Spy fiction, literature concerning the forms of espionage, was a sub-genre derived from the novel during the nineteenth century, which then evolved into a discrete genre before the First World War , when governments established modern intelligence agencies in the early twentieth century...

 told over roughly 130 pages.

In 1950, St. John Publications
St. John Publications
St. John Publications was an American publisher of magazines and comic books. During its short existence , St. John's comic books established several industry firsts. Founded by Archer St. John , the firm was located in Manhattan at 545 Fifth Avenue. After the St...

 produced the digest-sized, adult-oriented "picture novel" It Rhymes with Lust
It Rhymes with Lust
It Rhymes with Lust is a book, originally published in 1950, considered one of the most notable precursors of the graphic novel. Called a "picture novel" on the cover and published by the comic book and magazine company St...

, a film noir
Film noir
Film noir is a cinematic term used primarily to describe stylish Hollywood crime dramas, particularly those that emphasize cynical attitudes and sexual motivations. Hollywood's classic film noir period is generally regarded as extending from the early 1940s to the late 1950s...

-influenced slice of steeltown life starring a scheming, manipulative redhead named Rust. Touted as "an original full-length novel" on its cover, the 128-page digest by pseudonym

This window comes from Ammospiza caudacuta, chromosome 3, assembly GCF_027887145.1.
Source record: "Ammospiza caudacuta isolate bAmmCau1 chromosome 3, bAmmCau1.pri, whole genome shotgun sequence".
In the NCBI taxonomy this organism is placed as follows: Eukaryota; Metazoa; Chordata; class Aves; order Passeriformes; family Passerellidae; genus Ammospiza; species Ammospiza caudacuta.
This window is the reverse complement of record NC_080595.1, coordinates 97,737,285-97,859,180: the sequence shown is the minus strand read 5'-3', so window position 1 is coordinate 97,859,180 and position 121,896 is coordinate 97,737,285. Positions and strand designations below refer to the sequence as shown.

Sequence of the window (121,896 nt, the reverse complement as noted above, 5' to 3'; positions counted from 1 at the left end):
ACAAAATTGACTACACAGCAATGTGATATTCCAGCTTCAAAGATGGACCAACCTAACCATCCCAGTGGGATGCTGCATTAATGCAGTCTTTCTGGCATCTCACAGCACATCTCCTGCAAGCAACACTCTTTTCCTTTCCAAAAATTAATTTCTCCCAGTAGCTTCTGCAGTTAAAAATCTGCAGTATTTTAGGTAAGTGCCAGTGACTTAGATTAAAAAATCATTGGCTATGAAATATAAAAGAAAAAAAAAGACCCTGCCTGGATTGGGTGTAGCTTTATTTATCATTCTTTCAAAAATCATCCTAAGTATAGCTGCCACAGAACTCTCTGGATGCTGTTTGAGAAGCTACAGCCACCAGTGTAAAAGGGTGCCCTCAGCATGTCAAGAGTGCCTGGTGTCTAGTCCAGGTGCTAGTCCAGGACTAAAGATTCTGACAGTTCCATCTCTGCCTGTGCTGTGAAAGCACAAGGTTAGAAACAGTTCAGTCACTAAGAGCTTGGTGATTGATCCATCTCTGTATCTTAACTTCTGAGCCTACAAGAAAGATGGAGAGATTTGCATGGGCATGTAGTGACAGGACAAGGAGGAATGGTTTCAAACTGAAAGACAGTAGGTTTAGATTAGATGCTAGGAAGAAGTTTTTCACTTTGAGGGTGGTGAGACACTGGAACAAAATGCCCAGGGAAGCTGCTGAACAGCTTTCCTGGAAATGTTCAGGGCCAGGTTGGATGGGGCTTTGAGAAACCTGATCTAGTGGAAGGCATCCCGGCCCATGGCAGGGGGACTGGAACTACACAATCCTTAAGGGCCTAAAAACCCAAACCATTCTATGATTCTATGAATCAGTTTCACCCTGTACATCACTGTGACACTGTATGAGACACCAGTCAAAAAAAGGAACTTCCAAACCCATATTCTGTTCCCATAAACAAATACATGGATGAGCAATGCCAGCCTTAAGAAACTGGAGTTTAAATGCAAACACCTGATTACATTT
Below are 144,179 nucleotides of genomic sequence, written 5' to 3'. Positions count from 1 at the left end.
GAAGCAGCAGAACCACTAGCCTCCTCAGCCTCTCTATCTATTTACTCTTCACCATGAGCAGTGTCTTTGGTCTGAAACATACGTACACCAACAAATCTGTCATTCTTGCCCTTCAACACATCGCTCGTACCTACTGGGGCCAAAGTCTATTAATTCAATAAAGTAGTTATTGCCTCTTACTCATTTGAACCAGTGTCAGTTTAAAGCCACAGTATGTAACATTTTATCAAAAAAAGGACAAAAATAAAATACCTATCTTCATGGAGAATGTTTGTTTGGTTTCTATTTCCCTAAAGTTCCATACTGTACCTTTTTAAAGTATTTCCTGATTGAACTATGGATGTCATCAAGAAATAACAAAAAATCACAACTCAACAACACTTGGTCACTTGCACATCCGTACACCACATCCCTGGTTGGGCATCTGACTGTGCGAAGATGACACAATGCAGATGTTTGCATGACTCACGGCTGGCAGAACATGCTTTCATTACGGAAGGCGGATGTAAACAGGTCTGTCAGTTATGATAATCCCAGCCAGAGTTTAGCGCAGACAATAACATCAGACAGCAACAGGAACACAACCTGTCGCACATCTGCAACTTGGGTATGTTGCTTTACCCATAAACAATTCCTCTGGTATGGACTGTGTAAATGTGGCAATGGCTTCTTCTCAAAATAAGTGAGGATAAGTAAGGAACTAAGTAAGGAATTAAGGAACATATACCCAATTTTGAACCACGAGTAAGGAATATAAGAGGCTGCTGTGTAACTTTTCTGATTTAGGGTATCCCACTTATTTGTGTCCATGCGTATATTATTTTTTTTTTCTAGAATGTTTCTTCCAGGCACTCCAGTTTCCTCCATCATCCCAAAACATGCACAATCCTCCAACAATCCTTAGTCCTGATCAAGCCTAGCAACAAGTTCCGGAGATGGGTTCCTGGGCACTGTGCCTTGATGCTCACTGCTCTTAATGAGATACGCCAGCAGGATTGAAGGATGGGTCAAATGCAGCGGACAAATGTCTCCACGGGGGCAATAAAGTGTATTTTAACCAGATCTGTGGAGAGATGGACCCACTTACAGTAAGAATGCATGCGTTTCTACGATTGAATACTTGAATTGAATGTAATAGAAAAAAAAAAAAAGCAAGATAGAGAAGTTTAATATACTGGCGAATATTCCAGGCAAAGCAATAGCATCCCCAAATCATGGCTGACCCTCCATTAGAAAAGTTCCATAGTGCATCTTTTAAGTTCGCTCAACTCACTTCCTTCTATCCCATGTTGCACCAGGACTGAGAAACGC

Pseudonym
A pseudonym is a name that a person assumes for a particular purpose and that differs from his or her original orthonym...

ous writer "Drake Waller" (Arnold Drake
Arnold Drake
Arnold Drake was an American comic book writer and screenwriter best known for co-creating the DC Comics characters Deadman and the Doom Patrol, and the Marvel Comics characters the Guardians of the Galaxy, among others....

 and Leslie Waller
Leslie Waller
-Biography:He is a son of Ukrainian immigrants and was born in Chicago, Illinois. He suffered from amblyopia and poliomyelitis as a child, but graduated from Hyde Park High School by the age of 16...

), penciler Matt Baker and inker Ray Osrin
Ray Osrin
Raymond Harold Osrin was an American cartoonist. He was born in Brooklyn, New York in 1928, and studied at the High School of Industrial Arts and the Art Students League. He was a staff inker at Jerry Iger's comics shop from 1945 to 1949...